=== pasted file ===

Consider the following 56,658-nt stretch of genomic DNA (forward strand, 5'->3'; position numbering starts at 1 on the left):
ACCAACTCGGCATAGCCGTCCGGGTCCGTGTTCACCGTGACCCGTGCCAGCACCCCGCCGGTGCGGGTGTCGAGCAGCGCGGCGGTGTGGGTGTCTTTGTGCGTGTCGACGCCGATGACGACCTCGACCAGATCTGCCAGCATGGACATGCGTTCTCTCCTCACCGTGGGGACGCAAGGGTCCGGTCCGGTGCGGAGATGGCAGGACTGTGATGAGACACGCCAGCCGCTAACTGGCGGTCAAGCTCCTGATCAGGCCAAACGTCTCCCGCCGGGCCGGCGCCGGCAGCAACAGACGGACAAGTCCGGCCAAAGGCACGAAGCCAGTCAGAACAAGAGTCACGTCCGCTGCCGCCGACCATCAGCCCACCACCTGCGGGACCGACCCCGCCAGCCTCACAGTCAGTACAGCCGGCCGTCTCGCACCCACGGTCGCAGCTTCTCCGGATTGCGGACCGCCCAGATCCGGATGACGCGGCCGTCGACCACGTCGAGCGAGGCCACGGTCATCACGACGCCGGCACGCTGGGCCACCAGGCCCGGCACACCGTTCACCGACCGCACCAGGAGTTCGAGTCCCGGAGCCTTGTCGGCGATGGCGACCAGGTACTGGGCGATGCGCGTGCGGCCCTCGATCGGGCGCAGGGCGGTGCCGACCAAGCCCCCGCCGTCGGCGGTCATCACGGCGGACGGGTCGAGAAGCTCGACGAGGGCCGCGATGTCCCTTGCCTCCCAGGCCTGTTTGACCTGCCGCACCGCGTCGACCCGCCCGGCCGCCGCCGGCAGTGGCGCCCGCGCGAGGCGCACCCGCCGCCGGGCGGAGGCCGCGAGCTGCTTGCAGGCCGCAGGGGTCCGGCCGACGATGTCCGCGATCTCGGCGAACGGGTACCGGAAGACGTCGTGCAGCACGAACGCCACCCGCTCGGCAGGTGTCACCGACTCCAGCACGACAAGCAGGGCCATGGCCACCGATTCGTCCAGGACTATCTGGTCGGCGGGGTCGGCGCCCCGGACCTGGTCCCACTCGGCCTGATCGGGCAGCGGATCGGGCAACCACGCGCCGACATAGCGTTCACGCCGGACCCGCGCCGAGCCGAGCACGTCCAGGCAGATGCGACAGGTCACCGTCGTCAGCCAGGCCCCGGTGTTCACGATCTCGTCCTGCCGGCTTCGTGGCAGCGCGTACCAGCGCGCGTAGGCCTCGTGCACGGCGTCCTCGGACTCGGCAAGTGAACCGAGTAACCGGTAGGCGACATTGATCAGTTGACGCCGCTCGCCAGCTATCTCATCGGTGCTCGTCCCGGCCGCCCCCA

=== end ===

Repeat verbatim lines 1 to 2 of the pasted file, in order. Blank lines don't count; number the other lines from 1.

Consider the following 56,658-nt stretch of genomic DNA (forward strand, 5'->3'; position numbering starts at 1 on the left):
ACCAACTCGGCATAGCCGTCCGGGTCCGTGTTCACCGTGACCCGTGCCAGCACCCCGCCGGTGCGGGTGTCGAGCAGCGCGGCGGTGTGGGTGTCTTTGTGCGTGTCGACGCCGATGACGACCTCGACCAGATCTGCCAGCATGGACATGCGTTCTCTCCTCACCGTGGGGACGCAAGGGTCCGGTCCGGTGCGGAGATGGCAGGACTGTGATGAGACACGCCAGCCGCTAACTGGCGGTCAAGCTCCTGATCAGGCCAAACGTCTCCCGCCGGGCCGGCGCCGGCAGCAACAGACGGACAAGTCCGGCCAAAGGCACGAAGCCAGTCAGAACAAGAGTCACGTCCGCTGCCGCCGACCATCAGCCCACCACCTGCGGGACCGACCCCGCCAGCCTCACAGTCAGTACAGCCGGCCGTCTCGCACCCACGGTCGCAGCTTCTCCGGATTGCGGACCGCCCAGATCCGGATGACGCGGCCGTCGACCACGTCGAGCGAGGCCACGGTCATCACGACGCCGGCACGCTGGGCCACCAGGCCCGGCACACCGTTCACCGACCGCACCAGGAGTTCGAGTCCCGGAGCCTTGTCGGCGATGGCGACCAGGTACTGGGCGATGCGCGTGCGGCCCTCGATCGGGCGCAGGGCGGTGCCGACCAAGCCCCCGCCGTCGGCGGTCATCACGGCGGACGGGTCGAGAAGCTCGACGAGGGCCGCGATGTCCCTTGCCTCCCAGGCCTGTTTGACCTGCCGCACCGCGTCGACCCGCCCGGCCGCCGCCGGCAGTGGCGCCCGCGCGAGGCGCACCCGCCGCCGGGCGGAGGCCGCGAGCTGCTTGCAGGCCGCAGGGGTCCGGCCGACGATGTCCGCGATCTCGGCGAACGGGTACCGGAAGACGTCGTGCAGCACGAACGCCACCCGCTCGGCAGGTGTCACCGACTCCAGCACGACAAGCAGGGCCATGGCCACCGATTCGTCCAGGACTATCTGGTCGGCGGGGTCGGCGCCCCGGACCTGGTCCCACTCGGCCTGATCGGGCAGCGGATCGGGCAACCACGCGCCGACATAGCGTTCACGCCGGACCCGCGCCGAGCCGAGCACGTCCAGGCAGATGCGACAGGTCACCGTCGTCAGCCAGGCCCCGGTGTTCACGATCTCGTCCTGCCGGCTTCGTGGCAGCGCGTACCAGCGCGCGTAGGCCTCGTGCACGGCGTCCTCGGACTCGGCAAGTGAACCGAGTAACCGGTAGGCGACATTGATCAGTTGACGCCGCTCGCCAGCTATCTCATCGGTGCTCGTCCCGGCCGCCCCCA